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Hello, if i really like lisp I should be using clojure to write production software right? It has just dawn on me. I started with scheme and right now I am using common lisp for projects. What are the books I should read to get real work done and get a job? thanks. I am trying to have an open mind but i just dont like its link with java. is clojure a real lisp? How so?


It depends who you ask, but clojure is homoiconic and has common lisp style macros


Clojure differs at least as much from common lisp and scheme as those two differ from each other

hiredman03:05:19 is a good read if you haven't seen it yet

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rhickey gave some talks (over a decade ago now?) at a New York lisp users group called clojure for Lisp programmers


It's also worth mentioning that Java (the programming language) and the JVM (runtime) are not synonymous terms. When I first heard of Clojure in conjunction with Java, my immediate reaction was, “yuck!” Until I learned to differentiate between Java and the JVM. Clojure is a hosted language that targets the JVM and other runtimes like JavaScript, CLR, BEAM (the Erlang VM), and Dart. You don't need to know Java to use Clojure, although it certainly helps to know about Java libraries and understand the JVM when debugging, etc.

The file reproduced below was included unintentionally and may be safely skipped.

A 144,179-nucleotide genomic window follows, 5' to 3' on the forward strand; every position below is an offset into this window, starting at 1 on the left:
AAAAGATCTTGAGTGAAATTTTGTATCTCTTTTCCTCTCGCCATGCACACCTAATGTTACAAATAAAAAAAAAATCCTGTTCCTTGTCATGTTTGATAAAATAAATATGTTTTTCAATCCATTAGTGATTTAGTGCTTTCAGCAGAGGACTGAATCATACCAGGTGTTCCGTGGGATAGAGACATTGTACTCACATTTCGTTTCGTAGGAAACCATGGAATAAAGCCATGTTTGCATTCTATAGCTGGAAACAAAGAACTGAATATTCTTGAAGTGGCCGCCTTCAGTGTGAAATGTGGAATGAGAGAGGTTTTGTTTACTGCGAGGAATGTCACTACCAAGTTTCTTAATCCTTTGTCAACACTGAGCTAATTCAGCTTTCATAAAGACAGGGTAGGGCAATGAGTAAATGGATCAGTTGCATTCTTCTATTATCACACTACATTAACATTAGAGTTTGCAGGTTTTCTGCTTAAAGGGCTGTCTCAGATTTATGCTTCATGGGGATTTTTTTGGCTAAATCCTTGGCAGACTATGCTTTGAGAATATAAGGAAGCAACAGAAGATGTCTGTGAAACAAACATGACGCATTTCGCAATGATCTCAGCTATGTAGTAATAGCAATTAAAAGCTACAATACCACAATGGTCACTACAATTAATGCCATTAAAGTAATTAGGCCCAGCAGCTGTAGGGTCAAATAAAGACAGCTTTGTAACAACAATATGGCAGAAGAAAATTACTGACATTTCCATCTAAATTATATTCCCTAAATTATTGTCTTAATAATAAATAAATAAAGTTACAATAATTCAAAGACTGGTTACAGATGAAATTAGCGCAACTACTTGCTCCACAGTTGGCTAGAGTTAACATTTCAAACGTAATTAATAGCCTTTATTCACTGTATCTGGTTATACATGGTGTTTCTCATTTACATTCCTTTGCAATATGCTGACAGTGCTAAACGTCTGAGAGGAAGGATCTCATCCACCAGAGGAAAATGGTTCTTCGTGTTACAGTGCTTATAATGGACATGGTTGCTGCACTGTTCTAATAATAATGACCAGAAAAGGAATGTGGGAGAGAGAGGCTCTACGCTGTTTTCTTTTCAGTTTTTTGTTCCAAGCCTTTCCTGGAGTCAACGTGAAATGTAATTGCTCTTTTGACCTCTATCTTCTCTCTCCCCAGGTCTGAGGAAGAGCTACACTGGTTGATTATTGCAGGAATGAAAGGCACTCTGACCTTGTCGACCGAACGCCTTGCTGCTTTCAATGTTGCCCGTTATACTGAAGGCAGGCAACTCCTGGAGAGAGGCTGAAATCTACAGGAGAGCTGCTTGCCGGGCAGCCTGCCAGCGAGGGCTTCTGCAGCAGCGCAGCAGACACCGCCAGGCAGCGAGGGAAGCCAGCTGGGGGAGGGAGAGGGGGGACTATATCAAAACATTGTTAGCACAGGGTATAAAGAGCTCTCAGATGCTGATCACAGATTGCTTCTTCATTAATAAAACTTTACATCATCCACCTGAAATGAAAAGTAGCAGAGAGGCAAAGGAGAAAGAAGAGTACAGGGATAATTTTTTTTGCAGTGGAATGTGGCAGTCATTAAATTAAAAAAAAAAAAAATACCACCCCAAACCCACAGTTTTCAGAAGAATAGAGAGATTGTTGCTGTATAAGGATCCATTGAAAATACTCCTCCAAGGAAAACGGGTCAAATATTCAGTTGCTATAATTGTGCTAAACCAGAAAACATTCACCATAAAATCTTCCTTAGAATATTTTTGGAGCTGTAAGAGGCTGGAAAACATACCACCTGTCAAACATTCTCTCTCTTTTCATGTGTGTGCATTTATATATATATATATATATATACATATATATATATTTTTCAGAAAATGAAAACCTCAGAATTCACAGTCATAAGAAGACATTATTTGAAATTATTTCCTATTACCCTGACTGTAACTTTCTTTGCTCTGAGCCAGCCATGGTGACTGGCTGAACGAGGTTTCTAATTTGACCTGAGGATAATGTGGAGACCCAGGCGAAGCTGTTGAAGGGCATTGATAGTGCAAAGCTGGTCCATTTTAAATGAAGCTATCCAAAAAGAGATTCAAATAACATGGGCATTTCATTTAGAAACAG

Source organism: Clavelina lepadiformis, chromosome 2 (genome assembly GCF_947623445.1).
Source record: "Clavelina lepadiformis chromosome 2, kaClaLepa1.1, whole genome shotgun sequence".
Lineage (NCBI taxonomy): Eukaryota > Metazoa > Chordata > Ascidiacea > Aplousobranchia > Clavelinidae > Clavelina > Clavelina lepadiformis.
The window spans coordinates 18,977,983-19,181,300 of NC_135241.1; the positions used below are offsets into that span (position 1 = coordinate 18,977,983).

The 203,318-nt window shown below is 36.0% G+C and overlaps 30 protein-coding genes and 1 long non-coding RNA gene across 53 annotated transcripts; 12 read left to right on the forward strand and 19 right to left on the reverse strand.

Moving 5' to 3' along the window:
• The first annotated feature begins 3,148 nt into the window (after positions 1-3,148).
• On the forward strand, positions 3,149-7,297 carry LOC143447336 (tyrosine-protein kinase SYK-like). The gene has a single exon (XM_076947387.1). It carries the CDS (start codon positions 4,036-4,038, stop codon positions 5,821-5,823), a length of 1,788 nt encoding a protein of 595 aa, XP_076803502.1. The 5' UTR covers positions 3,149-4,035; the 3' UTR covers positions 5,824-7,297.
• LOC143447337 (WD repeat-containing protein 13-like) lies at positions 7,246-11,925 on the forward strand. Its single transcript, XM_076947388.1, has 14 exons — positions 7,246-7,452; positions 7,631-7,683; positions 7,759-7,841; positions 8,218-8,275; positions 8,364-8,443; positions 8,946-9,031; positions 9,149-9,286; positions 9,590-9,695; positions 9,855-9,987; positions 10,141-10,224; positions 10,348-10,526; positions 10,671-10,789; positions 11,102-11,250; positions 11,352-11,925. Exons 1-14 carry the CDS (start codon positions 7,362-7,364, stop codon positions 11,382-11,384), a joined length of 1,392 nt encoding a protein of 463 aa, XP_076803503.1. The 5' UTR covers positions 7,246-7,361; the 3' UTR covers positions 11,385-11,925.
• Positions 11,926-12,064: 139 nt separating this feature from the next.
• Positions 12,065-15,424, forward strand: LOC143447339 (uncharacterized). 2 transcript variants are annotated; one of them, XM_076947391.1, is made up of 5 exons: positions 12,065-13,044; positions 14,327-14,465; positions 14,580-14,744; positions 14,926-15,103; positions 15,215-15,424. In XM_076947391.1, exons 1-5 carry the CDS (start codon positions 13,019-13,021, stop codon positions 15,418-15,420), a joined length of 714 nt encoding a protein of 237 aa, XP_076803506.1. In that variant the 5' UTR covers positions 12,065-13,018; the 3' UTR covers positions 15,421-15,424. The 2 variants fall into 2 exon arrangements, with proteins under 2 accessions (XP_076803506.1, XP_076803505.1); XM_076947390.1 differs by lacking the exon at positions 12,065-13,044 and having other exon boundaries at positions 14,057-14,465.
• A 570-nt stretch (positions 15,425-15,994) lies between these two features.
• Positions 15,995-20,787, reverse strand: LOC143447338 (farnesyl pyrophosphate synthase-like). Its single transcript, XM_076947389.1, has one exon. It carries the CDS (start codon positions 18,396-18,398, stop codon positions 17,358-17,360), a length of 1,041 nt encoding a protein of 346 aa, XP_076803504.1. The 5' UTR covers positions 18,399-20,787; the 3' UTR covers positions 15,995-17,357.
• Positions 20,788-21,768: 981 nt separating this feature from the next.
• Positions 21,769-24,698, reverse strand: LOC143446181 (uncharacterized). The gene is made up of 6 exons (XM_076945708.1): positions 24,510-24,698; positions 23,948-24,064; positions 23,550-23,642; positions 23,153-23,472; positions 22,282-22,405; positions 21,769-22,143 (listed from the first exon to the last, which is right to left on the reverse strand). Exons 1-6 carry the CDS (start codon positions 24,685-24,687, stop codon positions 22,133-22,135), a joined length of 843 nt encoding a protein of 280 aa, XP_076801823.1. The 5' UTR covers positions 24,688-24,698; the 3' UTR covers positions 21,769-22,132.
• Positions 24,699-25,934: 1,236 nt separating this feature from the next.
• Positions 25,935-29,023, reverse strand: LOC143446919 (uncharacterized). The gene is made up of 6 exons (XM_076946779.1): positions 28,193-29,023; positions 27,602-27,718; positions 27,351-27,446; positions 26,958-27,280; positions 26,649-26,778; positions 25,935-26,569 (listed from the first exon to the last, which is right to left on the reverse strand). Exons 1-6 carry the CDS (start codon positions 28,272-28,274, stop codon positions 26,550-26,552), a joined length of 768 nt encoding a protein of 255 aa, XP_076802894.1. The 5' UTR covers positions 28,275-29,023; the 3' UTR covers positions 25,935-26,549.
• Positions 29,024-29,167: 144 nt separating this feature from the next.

@U0282BF0T0W I learned Lisp at university about 40 years ago and liked it a lot but my career path led me, ultimately, to the JVM in 1997 and all my jobs have been on JVM since then, using a variety of languages -- I really haven't had to write much Java in the two and a half decades I've been paid to write software on the JVM. For more than a decade, my job has been writing Clojure. As someone who likes Lisp and also functional programming, I'm very happy that Clojure exists -- it brings me joy every day in my job (and also in my open source projects outside work).

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I can only think of two downsides to the JVM: 1. It's relatively large and resource-intensive, so it's not a great fit for, say, embedded systems. 2. It lacks support for tail call elimination. I don't do no. 1, so that doesn't matter to me. By choice, I will likely never work on systems where space, memory and energy usage are real concerns. No. 2 is just an minor intellectual annoyance, and we have the loop/`recur` construct as a workaround.


A third non-technical downside might be that the JVM is often lumped in with Java, with a certain stigma. Clojure is thus inextricably linked to Java in people’s minds, even though it's designed to be “platform agnostic.” And many people who are looking for something “other than” or “better than” Java might get the wrong first impression of Clojure.


Perhaps also worth a read is which lists a lot of languages that have implementations that target the JVM (as well as high-profile "JVM languages" -- several of which also have implementations targeting JS, CLR, and other runtimes).

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Yogesvara Das09:05:33